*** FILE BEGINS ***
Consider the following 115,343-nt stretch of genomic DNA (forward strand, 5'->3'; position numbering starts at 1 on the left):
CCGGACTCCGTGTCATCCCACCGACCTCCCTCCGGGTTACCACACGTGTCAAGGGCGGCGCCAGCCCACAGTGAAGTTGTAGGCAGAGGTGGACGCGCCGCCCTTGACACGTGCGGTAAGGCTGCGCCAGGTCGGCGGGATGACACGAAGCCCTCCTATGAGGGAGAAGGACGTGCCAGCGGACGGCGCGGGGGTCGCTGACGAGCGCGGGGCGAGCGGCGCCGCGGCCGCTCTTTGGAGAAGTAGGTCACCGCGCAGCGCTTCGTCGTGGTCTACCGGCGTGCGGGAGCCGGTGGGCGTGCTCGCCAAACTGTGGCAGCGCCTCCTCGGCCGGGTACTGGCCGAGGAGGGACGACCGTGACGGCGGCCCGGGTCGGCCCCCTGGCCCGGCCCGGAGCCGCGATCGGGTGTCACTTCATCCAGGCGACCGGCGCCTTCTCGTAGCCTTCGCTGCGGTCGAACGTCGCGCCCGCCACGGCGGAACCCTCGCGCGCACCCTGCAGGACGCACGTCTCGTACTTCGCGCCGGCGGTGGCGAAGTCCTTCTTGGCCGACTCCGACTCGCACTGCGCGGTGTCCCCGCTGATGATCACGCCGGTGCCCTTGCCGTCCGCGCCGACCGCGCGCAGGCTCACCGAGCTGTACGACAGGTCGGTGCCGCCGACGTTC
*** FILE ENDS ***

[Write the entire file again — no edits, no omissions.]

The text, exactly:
Consider the following 115,343-nt stretch of genomic DNA (forward strand, 5'->3'; position numbering starts at 1 on the left):
CCGGACTCCGTGTCATCCCACCGACCTCCCTCCGGGTTACCACACGTGTCAAGGGCGGCGCCAGCCCACAGTGAAGTTGTAGGCAGAGGTGGACGCGCCGCCCTTGACACGTGCGGTAAGGCTGCGCCAGGTCGGCGGGATGACACGAAGCCCTCCTATGAGGGAGAAGGACGTGCCAGCGGACGGCGCGGGGGTCGCTGACGAGCGCGGGGCGAGCGGCGCCGCGGCCGCTCTTTGGAGAAGTAGGTCACCGCGCAGCGCTTCGTCGTGGTCTACCGGCGTGCGGGAGCCGGTGGGCGTGCTCGCCAAACTGTGGCAGCGCCTCCTCGGCCGGGTACTGGCCGAGGAGGGACGACCGTGACGGCGGCCCGGGTCGGCCCCCTGGCCCGGCCCGGAGCCGCGATCGGGTGTCACTTCATCCAGGCGACCGGCGCCTTCTCGTAGCCTTCGCTGCGGTCGAACGTCGCGCCCGCCACGGCGGAACCCTCGCGCGCACCCTGCAGGACGCACGTCTCGTACTTCGCGCCGGCGGTGGCGAAGTCCTTCTTGGCCGACTCCGACTCGCACTGCGCGGTGTCCCCGCTGATGATCACGCCGGTGCCCTTGCCGTCCGCGCCGACCGCGCGCAGGCTCACCGAGCTGTACGACAGGTCGGTGCCGCCGACGTTC